More recently President Trump said illegal immigrant gangs were the cause of most of the violence in Chicago. He has threatened to “bring in the feds” unless the city gets its gang problem under control.  Simply stating the facts,  like 3/4 of homicide victims and offenders are African American, not immigrants or Chicago’s homicide rate is considerably lower than the rate in Detroit or St. Louis,  is hardly persuasive.  Logic doesn’t change the beliefs of racists on the alt-right or divert Chicago’s violence-torn black community from fears of much-too-frequent violence.

This is the problem I’ve confronted in all of my gang related trials. In court, reality also has two sides: the prosecution insists the facts prove guilt; the defense says they do not.  In a trial, both the prosecution and the defense construct theories or frames that explain and dispute the facts.  Demonizing gangs and reinforcing stereotypes is a winning strategy for the prosecution, constructing frames so hard the facts will bounce off.  Thus my job as expert witness is to use research to combat stereotypes and try to reach a judge or jury.  But if disputing the facts is insufficient, what rational tools do we have to combat stereotypes?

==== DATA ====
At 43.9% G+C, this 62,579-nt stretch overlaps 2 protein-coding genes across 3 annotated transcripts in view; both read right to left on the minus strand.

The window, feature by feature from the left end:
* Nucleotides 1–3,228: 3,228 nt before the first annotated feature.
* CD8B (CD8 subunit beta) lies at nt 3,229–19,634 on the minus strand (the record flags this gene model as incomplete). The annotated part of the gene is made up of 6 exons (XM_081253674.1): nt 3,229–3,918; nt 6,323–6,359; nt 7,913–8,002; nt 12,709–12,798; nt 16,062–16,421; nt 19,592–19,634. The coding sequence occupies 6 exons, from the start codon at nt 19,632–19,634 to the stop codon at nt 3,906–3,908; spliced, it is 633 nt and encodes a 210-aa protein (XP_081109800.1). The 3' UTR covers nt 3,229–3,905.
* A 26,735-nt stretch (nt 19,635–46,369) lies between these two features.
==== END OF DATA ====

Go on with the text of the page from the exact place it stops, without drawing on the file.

In a trial, the defense goal is often to win over just one juror to not convict, which is much harder than it might seem. In the court of public opinion, we are looking for ways to win over millions of people who may be open to not getting on the Trump train or might want reasons to duck out.  My work in court exemplifies this problem of the limits of rationality. In my next two blogs I’d like to outline a few of my ideas on the power of stereotypes by applying concepts from the works of George Lakoff and Daniel Kahneman. Coming next week:  Two Opposed Ways of Thinking.


Benferado, Adam. 2015. Unfair: The New Science of Criminal Injustice. New York: Crown Publishers.


Berger, Peter L., and Thomas Luckman. 1967. The Social Construction of Reality. Garden City, New York: Doubleday & Company Inc. Anchor Books.

Lakoff, George.  2004. Don't think of an elephant! : know your values and frame the debate : the essential guide for progressives. White River Junction, Vt.: Chelsea Green Pub. Co.

Wednesday, February 22, 2017

Trump, Deportations, and “Gang Members”